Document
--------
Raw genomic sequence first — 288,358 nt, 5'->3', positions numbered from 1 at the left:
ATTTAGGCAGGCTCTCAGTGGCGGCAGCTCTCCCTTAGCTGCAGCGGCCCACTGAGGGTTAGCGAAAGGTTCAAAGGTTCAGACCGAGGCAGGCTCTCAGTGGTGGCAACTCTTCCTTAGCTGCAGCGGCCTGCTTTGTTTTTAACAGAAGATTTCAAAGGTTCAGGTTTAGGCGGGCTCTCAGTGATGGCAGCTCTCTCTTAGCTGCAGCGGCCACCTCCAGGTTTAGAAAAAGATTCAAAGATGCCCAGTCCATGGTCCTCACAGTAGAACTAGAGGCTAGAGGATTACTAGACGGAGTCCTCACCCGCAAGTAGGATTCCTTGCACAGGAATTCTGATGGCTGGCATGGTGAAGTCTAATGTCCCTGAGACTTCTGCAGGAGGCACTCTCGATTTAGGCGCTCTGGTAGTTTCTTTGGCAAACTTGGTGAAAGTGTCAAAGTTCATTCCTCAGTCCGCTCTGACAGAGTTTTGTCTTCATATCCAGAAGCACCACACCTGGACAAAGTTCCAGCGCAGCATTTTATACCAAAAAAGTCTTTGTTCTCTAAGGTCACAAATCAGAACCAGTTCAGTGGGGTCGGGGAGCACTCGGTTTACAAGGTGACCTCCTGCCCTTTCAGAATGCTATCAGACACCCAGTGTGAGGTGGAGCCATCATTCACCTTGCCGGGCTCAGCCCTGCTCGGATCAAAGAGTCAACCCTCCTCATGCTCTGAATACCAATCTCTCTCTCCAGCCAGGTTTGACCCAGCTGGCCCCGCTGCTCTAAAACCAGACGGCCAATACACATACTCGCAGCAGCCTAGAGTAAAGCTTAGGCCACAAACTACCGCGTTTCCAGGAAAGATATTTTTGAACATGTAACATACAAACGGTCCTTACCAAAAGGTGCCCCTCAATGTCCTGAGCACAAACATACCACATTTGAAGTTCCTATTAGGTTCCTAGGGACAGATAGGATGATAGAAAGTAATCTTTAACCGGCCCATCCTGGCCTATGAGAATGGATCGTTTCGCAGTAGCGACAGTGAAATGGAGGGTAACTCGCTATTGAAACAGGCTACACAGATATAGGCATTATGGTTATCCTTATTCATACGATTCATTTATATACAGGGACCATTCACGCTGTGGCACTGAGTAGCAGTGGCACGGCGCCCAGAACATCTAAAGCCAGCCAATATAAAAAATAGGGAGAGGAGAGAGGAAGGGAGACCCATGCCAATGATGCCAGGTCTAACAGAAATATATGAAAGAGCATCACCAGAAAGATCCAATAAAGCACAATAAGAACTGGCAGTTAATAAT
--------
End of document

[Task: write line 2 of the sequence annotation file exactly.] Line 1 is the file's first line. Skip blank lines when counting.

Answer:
ATTTAGGCAGGCTCTCAGTGGCGGCAGCTCTCCCTTAGCTGCAGCGGCCCACTGAGGGTTAGCGAAAGGTTCAAAGGTTCAGACCGAGGCAGGCTCTCAGTGGTGGCAACTCTTCCTTAGCTGCAGCGGCCTGCTTTGTTTTTAACAGAAGATTTCAAAGGTTCAGGTTTAGGCGGGCTCTCAGTGATGGCAGCTCTCTCTTAGCTGCAGCGGCCACCTCCAGGTTTAGAAAAAGATTCAAAGATGCCCAGTCCATGGTCCTCACAGTAGAACTAGAGGCTAGAGGATTACTAGACGGAGTCCTCACCCGCAAGTAGGATTCCTTGCACAGGAATTCTGATGGCTGGCATGGTGAAGTCTAATGTCCCTGAGACTTCTGCAGGAGGCACTCTCGATTTAGGCGCTCTGGTAGTTTCTTTGGCAAACTTGGTGAAAGTGTCAAAGTTCATTCCTCAGTCCGCTCTGACAGAGTTTTGTCTTCATATCCAGAAGCACCACACCTGGACAAAGTTCCAGCGCAGCATTTTATACCAAAAAAGTCTTTGTTCTCTAAGGTCACAAATCAGAACCAGTTCAGTGGGGTCGGGGAGCACTCGGTTTACAAGGTGACCTCCTGCCCTTTCAGAATGCTATCAGACACCCAGTGTGAGGTGGAGCCATCATTCACCTTGCCGGGCTCAGCCCTGCTCGGATCAAAGAGTCAACCCTCCTCATGCTCTGAATACCAATCTCTCTCTCCAGCCAGGTTTGACCCAGCTGGCCCCGCTGCTCTAAAACCAGACGGCCAATACACATACTCGCAGCAGCCTAGAGTAAAGCTTAGGCCACAAACTACCGCGTTTCCAGGAAAGATATTTTTGAACATGTAACATACAAACGGTCCTTACCAAAAGGTGCCCCTCAATGTCCTGAGCACAAACATACCACATTTGAAGTTCCTATTAGGTTCCTAGGGACAGATAGGATGATAGAAAGTAATCTTTAACCGGCCCATCCTGGCCTATGAGAATGGATCGTTTCGCAGTAGCGACAGTGAAATGGAGGGTAACTCGCTATTGAAACAGGCTACACAGATATAGGCATTATGGTTATCCTTATTCATACGATTCATTTATATACAGGGACCATTCACGCTGTGGCACTGAGTAGCAGTGGCACGGCGCCCAGAACATCTAAAGCCAGCCAATATAAAAAATAGGGAGAGGAGAGAGGAAGGGAGACCCATGCCAATGATGCCAGGTCTAACAGAAATATATGAAAGAGCATCACCAGAAAGATCCAATAAAGCACAATAAGAACTGGCAGTTAATAAT